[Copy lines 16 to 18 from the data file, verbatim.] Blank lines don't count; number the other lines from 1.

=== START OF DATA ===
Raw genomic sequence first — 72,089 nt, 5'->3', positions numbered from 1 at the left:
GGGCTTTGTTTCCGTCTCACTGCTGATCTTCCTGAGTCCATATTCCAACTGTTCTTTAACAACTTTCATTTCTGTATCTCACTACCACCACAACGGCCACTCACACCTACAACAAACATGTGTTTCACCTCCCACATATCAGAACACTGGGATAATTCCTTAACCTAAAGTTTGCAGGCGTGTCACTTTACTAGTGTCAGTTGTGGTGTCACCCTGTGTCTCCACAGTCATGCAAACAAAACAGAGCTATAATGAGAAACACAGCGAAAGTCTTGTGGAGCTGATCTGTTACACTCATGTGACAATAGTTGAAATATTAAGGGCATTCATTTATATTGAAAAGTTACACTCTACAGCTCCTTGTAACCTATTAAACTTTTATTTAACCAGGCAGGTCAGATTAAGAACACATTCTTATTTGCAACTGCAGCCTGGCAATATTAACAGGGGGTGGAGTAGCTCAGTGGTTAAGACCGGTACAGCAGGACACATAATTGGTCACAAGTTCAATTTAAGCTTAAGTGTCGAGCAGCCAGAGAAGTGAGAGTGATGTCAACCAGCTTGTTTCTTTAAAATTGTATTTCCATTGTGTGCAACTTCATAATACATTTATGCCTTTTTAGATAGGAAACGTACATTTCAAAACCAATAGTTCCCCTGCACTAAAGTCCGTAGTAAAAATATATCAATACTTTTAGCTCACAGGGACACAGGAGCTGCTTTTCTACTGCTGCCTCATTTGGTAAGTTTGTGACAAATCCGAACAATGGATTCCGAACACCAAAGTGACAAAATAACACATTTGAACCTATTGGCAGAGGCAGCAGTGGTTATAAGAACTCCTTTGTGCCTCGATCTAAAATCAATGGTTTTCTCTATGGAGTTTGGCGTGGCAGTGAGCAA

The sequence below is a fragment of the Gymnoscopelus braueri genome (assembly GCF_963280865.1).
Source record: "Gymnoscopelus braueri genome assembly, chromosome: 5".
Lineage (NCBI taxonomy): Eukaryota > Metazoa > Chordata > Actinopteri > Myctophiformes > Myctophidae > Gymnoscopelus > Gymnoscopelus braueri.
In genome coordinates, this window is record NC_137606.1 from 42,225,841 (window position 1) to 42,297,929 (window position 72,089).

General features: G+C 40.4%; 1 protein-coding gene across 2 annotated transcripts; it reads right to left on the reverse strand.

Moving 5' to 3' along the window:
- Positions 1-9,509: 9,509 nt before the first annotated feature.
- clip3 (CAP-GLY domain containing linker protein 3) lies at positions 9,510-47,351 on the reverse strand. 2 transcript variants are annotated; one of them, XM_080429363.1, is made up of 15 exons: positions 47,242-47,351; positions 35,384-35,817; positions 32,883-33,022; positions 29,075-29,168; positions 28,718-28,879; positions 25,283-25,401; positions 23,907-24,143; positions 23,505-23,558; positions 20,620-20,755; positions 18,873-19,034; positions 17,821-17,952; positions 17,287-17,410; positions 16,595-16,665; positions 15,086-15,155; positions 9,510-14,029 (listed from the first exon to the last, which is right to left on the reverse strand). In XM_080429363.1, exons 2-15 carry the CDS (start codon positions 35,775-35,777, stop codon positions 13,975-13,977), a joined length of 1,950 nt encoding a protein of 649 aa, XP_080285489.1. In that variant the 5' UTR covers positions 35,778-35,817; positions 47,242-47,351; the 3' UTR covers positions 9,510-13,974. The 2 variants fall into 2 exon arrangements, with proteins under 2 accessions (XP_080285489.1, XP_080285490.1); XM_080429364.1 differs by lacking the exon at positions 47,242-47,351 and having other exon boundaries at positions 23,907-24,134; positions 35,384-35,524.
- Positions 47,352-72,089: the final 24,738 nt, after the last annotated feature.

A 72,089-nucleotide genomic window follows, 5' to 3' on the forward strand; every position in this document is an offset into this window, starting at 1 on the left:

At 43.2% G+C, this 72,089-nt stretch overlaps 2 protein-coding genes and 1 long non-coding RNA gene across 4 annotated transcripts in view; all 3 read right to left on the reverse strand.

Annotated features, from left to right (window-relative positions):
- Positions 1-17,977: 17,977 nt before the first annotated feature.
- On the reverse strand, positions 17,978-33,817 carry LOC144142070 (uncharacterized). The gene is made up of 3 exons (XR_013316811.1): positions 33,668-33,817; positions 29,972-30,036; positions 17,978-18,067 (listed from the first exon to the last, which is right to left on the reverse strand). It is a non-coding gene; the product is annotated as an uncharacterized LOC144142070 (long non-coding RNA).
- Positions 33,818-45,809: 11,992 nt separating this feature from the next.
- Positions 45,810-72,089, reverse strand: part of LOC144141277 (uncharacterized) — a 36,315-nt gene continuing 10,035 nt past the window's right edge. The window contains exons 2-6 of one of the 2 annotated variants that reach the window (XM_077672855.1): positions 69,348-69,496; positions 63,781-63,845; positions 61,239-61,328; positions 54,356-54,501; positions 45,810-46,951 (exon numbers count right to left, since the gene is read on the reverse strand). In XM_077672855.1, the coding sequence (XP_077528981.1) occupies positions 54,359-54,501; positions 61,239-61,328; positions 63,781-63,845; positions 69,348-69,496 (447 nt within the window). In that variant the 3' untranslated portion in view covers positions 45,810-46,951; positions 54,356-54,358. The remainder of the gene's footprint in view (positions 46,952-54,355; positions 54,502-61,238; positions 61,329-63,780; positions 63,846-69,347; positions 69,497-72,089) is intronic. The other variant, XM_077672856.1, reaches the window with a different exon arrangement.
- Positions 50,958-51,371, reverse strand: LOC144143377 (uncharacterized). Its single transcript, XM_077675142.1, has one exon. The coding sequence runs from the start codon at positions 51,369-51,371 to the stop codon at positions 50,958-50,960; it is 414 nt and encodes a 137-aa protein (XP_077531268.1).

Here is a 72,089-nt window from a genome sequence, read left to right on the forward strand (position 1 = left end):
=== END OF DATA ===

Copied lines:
- On the reverse strand, positions 17,978-33,817 carry LOC144142070 (uncharacterized). The gene is made up of 3 exons (XR_013316811.1): positions 33,668-33,817; positions 29,972-30,036; positions 17,978-18,067 (listed from the first exon to the last, which is right to left on the reverse strand). It is a non-coding gene; the product is annotated as an uncharacterized LOC144142070 (long non-coding RNA).
- Positions 33,818-45,809: 11,992 nt separating this feature from the next.
- Positions 45,810-72,089, reverse strand: part of LOC144141277 (uncharacterized) — a 36,315-nt gene continuing 10,035 nt past the window's right edge. The window contains exons 2-6 of one of the 2 annotated variants that reach the window (XM_077672855.1): positions 69,348-69,496; positions 63,781-63,845; positions 61,239-61,328; positions 54,356-54,501; positions 45,810-46,951 (exon numbers count right to left, since the gene is read on the reverse strand). In XM_077672855.1, the coding sequence (XP_077528981.1) occupies positions 54,359-54,501; positions 61,239-61,328; positions 63,781-63,845; positions 69,348-69,496 (447 nt within the window). In that variant the 3' untranslated portion in view covers positions 45,810-46,951; positions 54,356-54,358. The remainder of the gene's footprint in view (positions 46,952-54,355; positions 54,502-61,238; positions 61,329-63,780; positions 63,846-69,347; positions 69,497-72,089) is intronic. The other variant, XM_077672856.1, reaches the window with a different exon arrangement.